Eating, a La Francaise

Last year was really the year of the French parent, with a host of books being published on why the French make the best parents. And having lived in France for five years, I must admit that French children do seem to be exceptionally well-mannered and well-behaved, observing social niceties and the rules of expected behaviour from a very early age. I was especially impressed by their manners at the table; and food being a focal point of French social life, this is of immense importance there. However, French children’s food behaviour transcends mere table manners to actually eating right and staying healthy.

Which is why when I came across ‘French Kids Eat Everything: How our Family moved to France, Cured Picky Eating, Banned Snacking, and Discovered 10 Simple Rules for Raising Happy, Healthy Eaters’ by Karen Le Billon, I had to pick it up to try and discover the reasons behind the phenomenon that I had been observing – and envying – for so long.

Le Billon has written a fairly long book on her food education. She moved from Canada to a small village in Bretagne, France, with her husband and two daughters. Her children, typical of North American kids, subsisted on snacks, pizza and burgers, refusing to try anything new and literally having a meltdown at the mention of vegetables. The mother traces the family’s ‘food’ journey, from her own initial resistance to the French way of eating, to accepting that the food culture there is superior to what she is familiar with, and then trying to instill similar values in her children. The book is anecdotal and Le Billon frankly details the mistakes that she made. And yet, one year down the line, her children were pretty much eating all vegetables (including spinach and broccoli!) and were also open to trying unusual and ‘exotic’ foods like snails, foie gras et al!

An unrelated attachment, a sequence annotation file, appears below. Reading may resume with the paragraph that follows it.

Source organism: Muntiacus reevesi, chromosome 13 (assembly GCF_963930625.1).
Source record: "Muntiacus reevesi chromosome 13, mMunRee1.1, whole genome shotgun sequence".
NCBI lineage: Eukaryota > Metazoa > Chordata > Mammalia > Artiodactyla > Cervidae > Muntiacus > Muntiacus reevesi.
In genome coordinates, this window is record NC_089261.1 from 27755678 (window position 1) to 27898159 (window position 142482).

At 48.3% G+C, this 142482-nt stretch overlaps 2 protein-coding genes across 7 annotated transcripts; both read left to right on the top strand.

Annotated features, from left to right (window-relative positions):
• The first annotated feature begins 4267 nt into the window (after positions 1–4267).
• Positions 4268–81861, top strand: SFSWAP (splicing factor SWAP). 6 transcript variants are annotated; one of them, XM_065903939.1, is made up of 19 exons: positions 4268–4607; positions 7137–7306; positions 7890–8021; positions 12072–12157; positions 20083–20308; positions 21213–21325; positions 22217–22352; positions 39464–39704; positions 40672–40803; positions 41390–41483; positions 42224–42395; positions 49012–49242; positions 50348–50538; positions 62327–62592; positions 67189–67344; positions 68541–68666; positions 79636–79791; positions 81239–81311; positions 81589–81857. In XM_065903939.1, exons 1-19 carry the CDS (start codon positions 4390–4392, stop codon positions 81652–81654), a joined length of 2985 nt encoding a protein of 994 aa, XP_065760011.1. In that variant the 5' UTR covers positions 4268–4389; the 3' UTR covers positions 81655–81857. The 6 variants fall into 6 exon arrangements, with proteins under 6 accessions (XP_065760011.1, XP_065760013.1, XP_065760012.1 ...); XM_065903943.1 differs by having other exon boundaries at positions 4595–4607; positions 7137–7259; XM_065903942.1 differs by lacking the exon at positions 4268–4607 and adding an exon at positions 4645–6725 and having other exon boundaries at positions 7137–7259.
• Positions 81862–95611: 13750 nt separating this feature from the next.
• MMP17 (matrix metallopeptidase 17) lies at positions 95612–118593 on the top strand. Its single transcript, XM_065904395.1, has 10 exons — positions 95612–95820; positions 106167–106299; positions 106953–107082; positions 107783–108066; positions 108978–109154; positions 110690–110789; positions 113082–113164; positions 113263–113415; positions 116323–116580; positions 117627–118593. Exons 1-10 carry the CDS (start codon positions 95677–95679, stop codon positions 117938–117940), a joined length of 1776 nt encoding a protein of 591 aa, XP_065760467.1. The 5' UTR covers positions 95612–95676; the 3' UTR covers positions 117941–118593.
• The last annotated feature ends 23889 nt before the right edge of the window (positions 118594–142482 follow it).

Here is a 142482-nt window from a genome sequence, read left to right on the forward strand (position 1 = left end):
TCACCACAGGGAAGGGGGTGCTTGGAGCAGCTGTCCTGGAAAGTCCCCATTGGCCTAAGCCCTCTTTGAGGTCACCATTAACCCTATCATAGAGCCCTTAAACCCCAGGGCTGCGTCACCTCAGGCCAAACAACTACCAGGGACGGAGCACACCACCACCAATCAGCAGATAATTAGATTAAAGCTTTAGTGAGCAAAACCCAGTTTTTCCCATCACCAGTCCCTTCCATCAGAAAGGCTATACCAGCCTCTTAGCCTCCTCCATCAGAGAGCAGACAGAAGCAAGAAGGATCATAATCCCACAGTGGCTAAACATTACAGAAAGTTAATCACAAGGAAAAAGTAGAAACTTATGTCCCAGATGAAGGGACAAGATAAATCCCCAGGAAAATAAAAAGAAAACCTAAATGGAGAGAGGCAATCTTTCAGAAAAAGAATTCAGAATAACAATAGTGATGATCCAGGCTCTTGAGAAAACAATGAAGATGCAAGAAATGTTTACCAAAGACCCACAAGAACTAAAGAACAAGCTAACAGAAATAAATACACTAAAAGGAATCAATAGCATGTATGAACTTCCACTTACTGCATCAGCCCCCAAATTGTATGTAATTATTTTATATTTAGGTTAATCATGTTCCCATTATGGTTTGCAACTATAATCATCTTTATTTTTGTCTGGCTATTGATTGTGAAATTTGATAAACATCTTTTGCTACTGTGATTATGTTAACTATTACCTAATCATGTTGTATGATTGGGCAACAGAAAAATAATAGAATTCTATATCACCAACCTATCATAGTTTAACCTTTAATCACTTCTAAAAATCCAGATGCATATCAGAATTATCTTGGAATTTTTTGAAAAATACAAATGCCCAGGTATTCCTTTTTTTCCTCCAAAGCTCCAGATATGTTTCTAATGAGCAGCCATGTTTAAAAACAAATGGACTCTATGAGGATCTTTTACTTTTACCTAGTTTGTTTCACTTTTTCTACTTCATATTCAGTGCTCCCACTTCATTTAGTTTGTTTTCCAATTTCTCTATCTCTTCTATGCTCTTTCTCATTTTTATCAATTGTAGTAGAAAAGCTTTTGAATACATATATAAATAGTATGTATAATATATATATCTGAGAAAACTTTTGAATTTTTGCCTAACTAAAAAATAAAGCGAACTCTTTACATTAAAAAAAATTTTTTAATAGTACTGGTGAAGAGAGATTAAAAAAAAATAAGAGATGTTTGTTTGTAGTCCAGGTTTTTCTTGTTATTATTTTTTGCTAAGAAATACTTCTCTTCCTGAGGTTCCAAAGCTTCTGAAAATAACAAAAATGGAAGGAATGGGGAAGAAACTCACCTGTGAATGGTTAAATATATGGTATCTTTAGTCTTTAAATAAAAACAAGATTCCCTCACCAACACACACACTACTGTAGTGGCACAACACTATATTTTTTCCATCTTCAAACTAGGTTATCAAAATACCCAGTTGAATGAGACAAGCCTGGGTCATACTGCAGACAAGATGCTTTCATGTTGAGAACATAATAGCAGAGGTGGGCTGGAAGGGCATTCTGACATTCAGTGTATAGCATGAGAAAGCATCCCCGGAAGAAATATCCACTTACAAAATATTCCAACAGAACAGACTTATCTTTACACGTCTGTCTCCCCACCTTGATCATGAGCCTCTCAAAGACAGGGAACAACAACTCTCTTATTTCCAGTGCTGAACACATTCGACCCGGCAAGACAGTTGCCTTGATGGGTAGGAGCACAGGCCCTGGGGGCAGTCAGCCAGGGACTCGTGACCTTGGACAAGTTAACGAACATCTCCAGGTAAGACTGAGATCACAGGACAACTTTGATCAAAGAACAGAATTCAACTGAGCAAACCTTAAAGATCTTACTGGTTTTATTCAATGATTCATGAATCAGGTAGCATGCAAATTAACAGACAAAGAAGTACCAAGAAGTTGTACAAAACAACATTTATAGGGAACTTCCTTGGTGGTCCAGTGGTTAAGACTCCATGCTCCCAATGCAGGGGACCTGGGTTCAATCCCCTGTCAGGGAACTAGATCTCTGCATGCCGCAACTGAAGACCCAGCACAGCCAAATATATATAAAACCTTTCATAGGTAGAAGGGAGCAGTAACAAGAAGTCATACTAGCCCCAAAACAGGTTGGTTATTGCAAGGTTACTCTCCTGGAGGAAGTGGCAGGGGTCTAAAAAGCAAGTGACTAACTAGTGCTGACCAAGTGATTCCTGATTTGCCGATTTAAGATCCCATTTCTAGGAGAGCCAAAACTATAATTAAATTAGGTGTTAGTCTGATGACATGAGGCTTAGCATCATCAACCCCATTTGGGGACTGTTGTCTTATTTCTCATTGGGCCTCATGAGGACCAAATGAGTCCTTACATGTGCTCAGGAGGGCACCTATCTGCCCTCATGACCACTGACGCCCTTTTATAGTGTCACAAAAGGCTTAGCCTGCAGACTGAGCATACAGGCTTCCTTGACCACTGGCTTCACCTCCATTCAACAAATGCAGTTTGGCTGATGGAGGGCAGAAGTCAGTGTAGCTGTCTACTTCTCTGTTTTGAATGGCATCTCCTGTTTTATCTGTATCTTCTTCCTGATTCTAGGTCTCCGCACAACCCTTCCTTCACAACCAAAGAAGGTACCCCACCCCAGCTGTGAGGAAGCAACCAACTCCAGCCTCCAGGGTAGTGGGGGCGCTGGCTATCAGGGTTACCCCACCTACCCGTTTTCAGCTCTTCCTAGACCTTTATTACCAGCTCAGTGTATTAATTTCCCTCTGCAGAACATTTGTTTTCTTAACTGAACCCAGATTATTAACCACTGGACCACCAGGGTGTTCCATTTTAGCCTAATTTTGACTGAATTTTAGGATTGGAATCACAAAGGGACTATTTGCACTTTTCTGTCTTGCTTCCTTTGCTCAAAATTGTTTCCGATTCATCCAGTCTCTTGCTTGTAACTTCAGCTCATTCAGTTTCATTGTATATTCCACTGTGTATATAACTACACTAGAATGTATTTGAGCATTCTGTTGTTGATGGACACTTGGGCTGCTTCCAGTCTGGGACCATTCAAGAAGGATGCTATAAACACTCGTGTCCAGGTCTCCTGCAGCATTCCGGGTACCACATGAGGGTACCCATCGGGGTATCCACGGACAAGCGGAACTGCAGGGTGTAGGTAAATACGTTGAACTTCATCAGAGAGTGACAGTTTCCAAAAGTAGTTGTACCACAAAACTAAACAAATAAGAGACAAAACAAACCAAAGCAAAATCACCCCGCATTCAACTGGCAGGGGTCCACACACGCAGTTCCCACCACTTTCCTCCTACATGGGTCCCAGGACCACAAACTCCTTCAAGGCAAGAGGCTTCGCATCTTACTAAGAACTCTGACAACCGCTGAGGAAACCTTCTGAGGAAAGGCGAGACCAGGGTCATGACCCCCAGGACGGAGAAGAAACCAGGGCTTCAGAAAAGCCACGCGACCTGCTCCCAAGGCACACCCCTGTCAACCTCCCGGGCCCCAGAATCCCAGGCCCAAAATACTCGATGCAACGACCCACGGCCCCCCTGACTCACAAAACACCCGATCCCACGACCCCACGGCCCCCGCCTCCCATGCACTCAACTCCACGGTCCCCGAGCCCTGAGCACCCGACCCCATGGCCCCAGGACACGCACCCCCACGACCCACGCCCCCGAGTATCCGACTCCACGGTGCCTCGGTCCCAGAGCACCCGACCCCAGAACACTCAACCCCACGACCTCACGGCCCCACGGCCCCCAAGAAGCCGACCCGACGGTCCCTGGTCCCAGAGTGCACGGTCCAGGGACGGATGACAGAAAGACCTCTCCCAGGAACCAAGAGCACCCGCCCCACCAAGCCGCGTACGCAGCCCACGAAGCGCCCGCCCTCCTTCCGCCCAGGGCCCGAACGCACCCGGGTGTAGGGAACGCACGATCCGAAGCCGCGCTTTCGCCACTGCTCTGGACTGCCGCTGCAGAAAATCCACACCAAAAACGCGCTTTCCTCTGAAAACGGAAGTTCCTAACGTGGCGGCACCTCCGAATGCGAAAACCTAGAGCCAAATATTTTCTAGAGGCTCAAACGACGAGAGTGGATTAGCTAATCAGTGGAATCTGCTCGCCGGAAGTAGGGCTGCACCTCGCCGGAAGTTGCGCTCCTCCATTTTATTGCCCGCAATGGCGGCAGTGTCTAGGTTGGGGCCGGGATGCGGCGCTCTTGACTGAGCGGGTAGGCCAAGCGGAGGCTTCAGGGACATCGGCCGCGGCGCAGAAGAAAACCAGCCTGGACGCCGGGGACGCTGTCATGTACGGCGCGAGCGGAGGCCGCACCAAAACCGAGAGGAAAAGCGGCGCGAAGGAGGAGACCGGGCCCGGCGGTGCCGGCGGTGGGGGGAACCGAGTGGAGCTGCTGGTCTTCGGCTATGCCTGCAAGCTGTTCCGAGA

How did she achieve this? Le Billon has outlined 10 French Food Rules that she discovered and incorporated in her daily routine. I am not going to detail these – you should read them yourself, but I will point out four that I particularly liked:

You don’t have to eat it, but you do have to taste it – Apparently children need to taste a new food at least seven to eight times before they start accepting it or appreciating its taste. So as parents, don’t give up if you ask your child to try something new and she says she doesn’t like the taste. Simply take it away quietly, without a fuss and reintroduce it a week later! Of course, the idea is to get them to at least taste the food and not simply refuse outright!

Avoid emotional eating – Food is to be eaten for nutrition, and is to be enjoyed. Do not offer food to your children simply because they are cranky or bored – as a distraction – or even as a reward or bribe. This leads to eating for ’emotional’ reasons and teaches children to eat even when they are not hungry, resulting in over eating, obesity and eating disorders.

Kids eat what adults eat – No special, customised cooking for children, and ‘babying’ down their food. Teach them to eat the same things the rest of your family does – this is also more convenient, less time-consuming and better for the parents in the long run, as it teaches children to be more flexible and ready to try everything.